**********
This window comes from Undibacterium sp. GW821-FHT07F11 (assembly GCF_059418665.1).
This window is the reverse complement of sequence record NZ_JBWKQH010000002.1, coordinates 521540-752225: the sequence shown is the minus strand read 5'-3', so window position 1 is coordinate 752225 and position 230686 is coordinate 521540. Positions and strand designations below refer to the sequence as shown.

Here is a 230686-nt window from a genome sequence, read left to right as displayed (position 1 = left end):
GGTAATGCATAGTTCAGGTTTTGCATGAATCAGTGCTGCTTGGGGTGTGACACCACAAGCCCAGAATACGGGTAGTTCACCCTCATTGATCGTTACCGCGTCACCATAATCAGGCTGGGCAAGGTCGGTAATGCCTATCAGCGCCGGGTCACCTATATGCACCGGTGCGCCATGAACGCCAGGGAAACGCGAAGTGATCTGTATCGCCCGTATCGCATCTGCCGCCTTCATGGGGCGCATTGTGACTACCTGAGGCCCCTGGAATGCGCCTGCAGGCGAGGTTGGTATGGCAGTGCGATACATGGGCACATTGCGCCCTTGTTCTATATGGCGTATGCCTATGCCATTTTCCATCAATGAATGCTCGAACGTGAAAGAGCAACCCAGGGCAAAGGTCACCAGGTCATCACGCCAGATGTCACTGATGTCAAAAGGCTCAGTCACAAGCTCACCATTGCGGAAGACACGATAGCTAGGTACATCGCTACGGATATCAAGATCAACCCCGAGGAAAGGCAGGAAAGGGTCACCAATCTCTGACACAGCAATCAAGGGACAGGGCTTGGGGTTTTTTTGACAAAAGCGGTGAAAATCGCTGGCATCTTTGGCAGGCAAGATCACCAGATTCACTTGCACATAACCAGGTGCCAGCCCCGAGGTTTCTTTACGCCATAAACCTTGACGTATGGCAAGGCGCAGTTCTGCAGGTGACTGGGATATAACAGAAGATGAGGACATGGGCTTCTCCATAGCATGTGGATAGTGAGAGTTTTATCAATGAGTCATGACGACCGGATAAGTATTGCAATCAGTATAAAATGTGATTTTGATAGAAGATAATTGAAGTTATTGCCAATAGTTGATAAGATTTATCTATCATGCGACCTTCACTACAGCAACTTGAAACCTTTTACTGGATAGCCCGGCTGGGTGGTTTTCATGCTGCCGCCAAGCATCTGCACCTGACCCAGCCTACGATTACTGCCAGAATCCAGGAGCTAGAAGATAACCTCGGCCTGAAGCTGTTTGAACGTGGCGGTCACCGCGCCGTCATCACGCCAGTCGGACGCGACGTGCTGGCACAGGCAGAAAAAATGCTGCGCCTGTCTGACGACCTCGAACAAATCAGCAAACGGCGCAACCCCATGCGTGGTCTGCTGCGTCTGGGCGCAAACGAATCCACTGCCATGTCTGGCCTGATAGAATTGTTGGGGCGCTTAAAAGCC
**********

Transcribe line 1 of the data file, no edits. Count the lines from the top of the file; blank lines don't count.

This window comes from Undibacterium sp. GW821-FHT07F11 (assembly GCF_059418665.1).